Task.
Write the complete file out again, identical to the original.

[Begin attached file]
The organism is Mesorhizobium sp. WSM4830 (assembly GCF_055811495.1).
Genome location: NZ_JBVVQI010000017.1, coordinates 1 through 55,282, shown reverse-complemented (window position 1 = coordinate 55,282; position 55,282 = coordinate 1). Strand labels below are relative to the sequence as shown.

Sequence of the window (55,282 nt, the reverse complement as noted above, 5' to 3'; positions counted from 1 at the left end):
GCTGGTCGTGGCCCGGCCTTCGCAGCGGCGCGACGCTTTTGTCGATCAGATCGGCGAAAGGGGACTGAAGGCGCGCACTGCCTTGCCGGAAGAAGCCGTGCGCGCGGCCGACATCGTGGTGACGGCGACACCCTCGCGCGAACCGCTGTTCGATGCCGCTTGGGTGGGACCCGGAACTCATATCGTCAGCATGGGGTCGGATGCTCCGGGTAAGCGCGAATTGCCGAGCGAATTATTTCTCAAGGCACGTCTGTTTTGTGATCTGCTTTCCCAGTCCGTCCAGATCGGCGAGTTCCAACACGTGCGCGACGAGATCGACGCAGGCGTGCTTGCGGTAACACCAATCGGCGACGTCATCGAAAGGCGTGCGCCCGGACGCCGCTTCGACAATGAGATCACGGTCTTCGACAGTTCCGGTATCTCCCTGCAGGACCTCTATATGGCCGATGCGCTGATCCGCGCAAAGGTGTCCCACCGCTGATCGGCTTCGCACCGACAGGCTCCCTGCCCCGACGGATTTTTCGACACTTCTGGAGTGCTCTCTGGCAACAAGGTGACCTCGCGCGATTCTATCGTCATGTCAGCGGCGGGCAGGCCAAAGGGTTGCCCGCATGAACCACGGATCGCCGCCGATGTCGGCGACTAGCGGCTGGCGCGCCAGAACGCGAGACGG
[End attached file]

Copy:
The organism is Mesorhizobium sp. WSM4830 (assembly GCF_055811495.1).
Genome location: NZ_JBVVQI010000017.1, coordinates 1 through 55,282, shown reverse-complemented (window position 1 = coordinate 55,282; position 55,282 = coordinate 1). Strand labels below are relative to the sequence as shown.

Sequence of the window (55,282 nt, the reverse complement as noted above, 5' to 3'; positions counted from 1 at the left end):
GCTGGTCGTGGCCCGGCCTTCGCAGCGGCGCGACGCTTTTGTCGATCAGATCGGCGAAAGGGGACTGAAGGCGCGCACTGCCTTGCCGGAAGAAGCCGTGCGCGCGGCCGACATCGTGGTGACGGCGACACCCTCGCGCGAACCGCTGTTCGATGCCGCTTGGGTGGGACCCGGAACTCATATCGTCAGCATGGGGTCGGATGCTCCGGGTAAGCGCGAATTGCCGAGCGAATTATTTCTCAAGGCACGTCTGTTTTGTGATCTGCTTTCCCAGTCCGTCCAGATCGGCGAGTTCCAACACGTGCGCGACGAGATCGACGCAGGCGTGCTTGCGGTAACACCAATCGGCGACGTCATCGAAAGGCGTGCGCCCGGACGCCGCTTCGACAATGAGATCACGGTCTTCGACAGTTCCGGTATCTCCCTGCAGGACCTCTATATGGCCGATGCGCTGATCCGCGCAAAGGTGTCCCACCGCTGATCGGCTTCGCACCGACAGGCTCCCTGCCCCGACGGATTTTTCGACACTTCTGGAGTGCTCTCTGGCAACAAGGTGACCTCGCGCGATTCTATCGTCATGTCAGCGGCGGGCAGGCCAAAGGGTTGCCCGCATGAACCACGGATCGCCGCCGATGTCGGCGACTAGCGGCTGGCGCGCCAGAACGCGAGACGG